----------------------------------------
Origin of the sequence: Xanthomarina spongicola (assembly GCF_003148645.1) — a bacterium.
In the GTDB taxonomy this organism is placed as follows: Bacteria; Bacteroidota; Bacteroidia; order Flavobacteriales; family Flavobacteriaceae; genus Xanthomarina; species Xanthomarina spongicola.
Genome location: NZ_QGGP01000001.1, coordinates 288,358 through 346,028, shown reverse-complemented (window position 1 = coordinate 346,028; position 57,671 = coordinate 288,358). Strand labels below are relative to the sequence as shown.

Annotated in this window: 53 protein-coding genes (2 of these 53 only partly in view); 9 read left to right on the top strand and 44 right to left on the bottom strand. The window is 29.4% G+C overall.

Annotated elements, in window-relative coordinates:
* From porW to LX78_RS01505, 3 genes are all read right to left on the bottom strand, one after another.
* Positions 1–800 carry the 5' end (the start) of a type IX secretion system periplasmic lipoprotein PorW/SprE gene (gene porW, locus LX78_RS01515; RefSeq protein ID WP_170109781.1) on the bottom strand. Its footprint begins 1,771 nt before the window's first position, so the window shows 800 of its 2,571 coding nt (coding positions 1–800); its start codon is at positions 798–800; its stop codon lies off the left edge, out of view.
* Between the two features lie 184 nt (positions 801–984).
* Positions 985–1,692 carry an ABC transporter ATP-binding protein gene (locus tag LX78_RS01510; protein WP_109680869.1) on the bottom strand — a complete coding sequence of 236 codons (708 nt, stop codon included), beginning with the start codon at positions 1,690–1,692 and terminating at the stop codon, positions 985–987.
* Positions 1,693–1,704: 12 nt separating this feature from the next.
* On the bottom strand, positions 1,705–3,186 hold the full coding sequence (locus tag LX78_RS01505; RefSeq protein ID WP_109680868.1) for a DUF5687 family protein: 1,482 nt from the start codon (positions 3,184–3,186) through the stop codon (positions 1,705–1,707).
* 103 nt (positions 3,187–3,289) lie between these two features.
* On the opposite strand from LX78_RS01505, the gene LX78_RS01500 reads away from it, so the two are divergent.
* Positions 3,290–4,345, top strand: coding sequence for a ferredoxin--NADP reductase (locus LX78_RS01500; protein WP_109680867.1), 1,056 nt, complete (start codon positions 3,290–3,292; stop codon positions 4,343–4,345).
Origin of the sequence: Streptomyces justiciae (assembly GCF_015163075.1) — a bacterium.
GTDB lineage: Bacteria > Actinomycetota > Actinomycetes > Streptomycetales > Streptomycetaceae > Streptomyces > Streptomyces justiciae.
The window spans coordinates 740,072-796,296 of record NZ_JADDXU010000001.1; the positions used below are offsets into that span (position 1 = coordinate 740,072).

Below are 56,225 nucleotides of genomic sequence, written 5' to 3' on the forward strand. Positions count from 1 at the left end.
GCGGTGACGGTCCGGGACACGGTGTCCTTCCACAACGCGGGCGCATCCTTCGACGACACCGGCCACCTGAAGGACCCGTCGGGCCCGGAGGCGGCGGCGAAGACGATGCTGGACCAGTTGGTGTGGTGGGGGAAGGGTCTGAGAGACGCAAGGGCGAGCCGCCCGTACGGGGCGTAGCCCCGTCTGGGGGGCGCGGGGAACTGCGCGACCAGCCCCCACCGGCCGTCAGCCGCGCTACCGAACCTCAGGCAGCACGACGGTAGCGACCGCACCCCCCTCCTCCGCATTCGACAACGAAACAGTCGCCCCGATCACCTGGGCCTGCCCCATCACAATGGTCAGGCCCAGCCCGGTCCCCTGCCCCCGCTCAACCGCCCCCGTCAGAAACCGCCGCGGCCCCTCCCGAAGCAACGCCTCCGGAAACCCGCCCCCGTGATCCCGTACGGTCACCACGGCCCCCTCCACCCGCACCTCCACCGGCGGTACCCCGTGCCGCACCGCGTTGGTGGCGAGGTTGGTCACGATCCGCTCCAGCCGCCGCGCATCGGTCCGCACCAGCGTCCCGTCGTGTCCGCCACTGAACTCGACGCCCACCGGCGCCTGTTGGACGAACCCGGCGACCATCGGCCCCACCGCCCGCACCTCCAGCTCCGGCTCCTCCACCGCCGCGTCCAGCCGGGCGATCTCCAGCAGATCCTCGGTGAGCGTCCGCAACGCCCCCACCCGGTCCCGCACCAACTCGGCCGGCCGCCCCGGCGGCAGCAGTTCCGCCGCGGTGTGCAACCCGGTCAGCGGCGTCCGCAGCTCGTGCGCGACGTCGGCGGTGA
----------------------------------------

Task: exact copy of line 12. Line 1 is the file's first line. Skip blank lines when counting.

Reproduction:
* 103 nt (positions 3,187–3,289) lie between these two features.